Premature speculation is an embarrassing problem that many investors prefer not to talk about but I may as well own up to my latest howler because it offers a positive lesson about the power of investment trusts. Selling my Tesla (TSLA.O) stake a month ago at $308 per share looks like an expensive mistake while the electric carmaker’s current price has soared to $368.
But I can take some comfort from the words of shrewd investor Nathan Rothschild who, when asked the secret of his success, replied: “I never bought at the bottom and I always sold too soon.”
This recognizes a couple of perennial problems for investors – we never know what will happen next and none of us has really made a penny profit until we sell. So, while I feel a bit of a twit for pulling the plug on Tesla at $308, I can congratulate myself on having picked up stock at $220 in May 2016.
A 40% profit in little more than a year is not to be sniffed at. But it still seems daft to have been panicked into dumping this stock by a Goldman Sachs ‘sell’ note and a temporary dip in the share price last month. You win some and you lose some.
Against all that, a positive lesson from this experience is that pooled funds provide a relatively reassuring way to gain exposure to specialist sectors – such as new technology – where individual investors may struggle to independently assess value. Even when Tesla was surging ahead, I never really knew why.
So I used some of the cash from this sale to top up a stake in the Polar Capital Technology (PCT) investment trust, which happens to be one of my top 10 most valuable shareholdings. Fatima Lu and Ben Rogoff have been running PCT for more than a decade and have better than doubled my money since I bought shares at 467p in October 2013.
No wonder this trust has earned its place among the Association of Investment Companies’ analysis of the best-performing investment trusts since the global credit crisis began a decade ago this month. August 2007, was when the American arm of the investment bank BNP Paribas admitted it could not put a value on some of its hedge funds nor meet investors’ redemptions.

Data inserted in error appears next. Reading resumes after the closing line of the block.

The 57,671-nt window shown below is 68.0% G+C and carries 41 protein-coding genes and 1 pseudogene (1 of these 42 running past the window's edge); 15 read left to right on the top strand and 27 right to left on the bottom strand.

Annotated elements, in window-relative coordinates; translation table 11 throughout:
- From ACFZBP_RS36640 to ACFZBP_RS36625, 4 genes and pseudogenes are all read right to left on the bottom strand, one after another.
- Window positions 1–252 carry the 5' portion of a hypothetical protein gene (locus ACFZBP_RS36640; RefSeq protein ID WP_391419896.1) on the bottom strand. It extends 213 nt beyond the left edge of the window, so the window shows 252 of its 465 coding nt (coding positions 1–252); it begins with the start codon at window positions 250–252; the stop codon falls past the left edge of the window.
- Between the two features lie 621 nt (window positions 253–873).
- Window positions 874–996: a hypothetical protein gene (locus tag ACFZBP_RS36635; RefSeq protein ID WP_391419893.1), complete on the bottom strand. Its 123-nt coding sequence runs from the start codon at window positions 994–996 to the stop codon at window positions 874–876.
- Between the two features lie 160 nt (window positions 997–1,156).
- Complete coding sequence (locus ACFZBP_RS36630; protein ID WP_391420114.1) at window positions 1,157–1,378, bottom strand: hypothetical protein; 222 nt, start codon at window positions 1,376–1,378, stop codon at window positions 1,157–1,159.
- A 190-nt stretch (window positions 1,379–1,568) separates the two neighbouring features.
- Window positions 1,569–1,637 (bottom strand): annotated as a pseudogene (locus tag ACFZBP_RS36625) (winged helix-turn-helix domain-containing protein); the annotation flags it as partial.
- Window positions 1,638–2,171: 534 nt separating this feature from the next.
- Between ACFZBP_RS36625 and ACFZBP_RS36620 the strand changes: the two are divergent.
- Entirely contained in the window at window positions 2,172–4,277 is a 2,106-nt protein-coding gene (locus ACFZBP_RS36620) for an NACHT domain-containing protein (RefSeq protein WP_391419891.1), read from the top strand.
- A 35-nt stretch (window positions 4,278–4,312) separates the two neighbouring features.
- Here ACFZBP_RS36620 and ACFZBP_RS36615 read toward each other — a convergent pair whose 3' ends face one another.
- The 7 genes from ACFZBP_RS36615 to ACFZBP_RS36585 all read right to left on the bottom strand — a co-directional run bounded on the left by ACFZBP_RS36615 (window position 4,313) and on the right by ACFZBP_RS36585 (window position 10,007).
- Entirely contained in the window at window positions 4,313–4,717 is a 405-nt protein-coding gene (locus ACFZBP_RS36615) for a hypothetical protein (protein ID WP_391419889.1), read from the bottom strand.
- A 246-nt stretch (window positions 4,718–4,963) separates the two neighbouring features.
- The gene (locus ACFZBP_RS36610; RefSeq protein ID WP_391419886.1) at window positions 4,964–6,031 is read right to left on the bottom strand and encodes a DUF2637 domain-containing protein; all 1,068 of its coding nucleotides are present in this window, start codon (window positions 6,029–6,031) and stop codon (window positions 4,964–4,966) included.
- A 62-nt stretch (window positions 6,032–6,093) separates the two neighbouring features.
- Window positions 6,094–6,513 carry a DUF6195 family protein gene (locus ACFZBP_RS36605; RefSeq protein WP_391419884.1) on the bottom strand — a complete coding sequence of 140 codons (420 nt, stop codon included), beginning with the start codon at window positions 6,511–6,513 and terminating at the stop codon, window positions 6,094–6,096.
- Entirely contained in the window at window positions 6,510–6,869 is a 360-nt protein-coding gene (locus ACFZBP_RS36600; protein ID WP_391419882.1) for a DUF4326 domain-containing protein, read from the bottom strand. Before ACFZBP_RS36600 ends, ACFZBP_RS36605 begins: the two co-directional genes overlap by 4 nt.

The US Federal Reserve and the European Central Bank pumped liquidity into the system in a bid to prevent international money markets from panicking but, unfortunately, its unprecedented scale of intervention achieved the opposite to the desired effect. Banks around the world abruptly ceased lending money to each other and, by the following month, September 2007, savers were stampeding out of Northern Rock; the first run on a British bank in more than a century.
Despite these dramatic events, the average investment trust managed to turn £1,000 invested a decade ago into £2,251 by the end of last month. That’s a remarkable achievement when you consider that the average unit trust lagged far behind with a return of just £1,849 on the same basis.
Better still, both returns – which include reinvested net dividends, as calculated by Morningstar – beat average house prices which, according to Nationwide Building Society, increased by just 15% over the same period. So much for popular notions that property is always a better bet than shares.
I am also pleased to report that the AIC’s top 10 investment trusts over the last decade also includes another of my biggest holdings, Worldwide Healthcare (WWH). So, compared to the thrills and spills of direct equity stakes, I continue to believe it is well worth paying for professional fund management and automatic diversification – especially in specialist sectors where prices may be volatile.
Top trusts since the financial crisis
|Company||AIC sector||10-year return (%)||10-year return (£) on £1,000|
|Biotech Growth (BIOG)||Sector Specialist: Biotechnology & Healthcare||677.13||7771.3|
|Worldwide Healthcare (WWH)||Sector Specialist: Biotechnology & Healthcare||499.91||5999.1|
|Lindsell Train (LTI)||Global||466.66||5666.6|
|Real Estate Credit Investments (RECIV)||Sector Specialist: Debt||408.06||5080.6|
|Volta Finance (VTAV)||Sector Specialist: Debt||385.32||4853.2|
|Tetragon Financial Group (TFG)||Flexible Investment||384.21||4842.1|
|Northern Investors Company (NRI)||Private Equity||358.06||4580.6|
|Polar Capital Technology (PCT)||Sector Specialist: Tech Media & Telecomm||354.24||4542.4|
|International Biotechnology (IBT)||Sector Specialist: Biotechnology & Healthcare||344.38||4443.8|
|Allianz Technology (ATT)||Sector Specialist: Tech Media & Telecomm||336.75||4367.5|
|Standard Life UK Smaller Companies (SLS)||UK Smaller Companies||304.75||4047.5|
|Scottish Mortgage (SMT)||Global||301.64||4016.4|
|Baillie Gifford Shin Nippon (BGS)||Japanese Smaller Companies||297.19||3971.9|
|Aberdeen Asian Smaller Companies (AAS)||Asia Pacific - Excluding Japan||291.8||3918|
|Scottish Oriental Smaller Companies (SST)||Asia Pacific - Excluding Japan||271.35||3713.5|
|BlackRock Smaller Companies (BRSC)||UK Smaller Companies||263||3630|
|Electra Private Equity (ELTA)||Private Equity||248.1||3481|
|Jupiter European Opportunities (JEO)||Europe||247.49||3474.9|
|JPMorgan American (JAM)||North America||236.8||3368|
|Aberdeen New India (ANII)||Country Specialists: Asia Pacific||230.05||3300.5|
|Overall weighted average||124.38||2243.8|
|Overall weighted average ex VCTs||125.13||2251.3|
|VCT weighted average||78.2||1782|
|Property weighted average||58.72||1587.2|
Performance data from 31/07/07 to 31/07/17. Source: AIC using Morningstar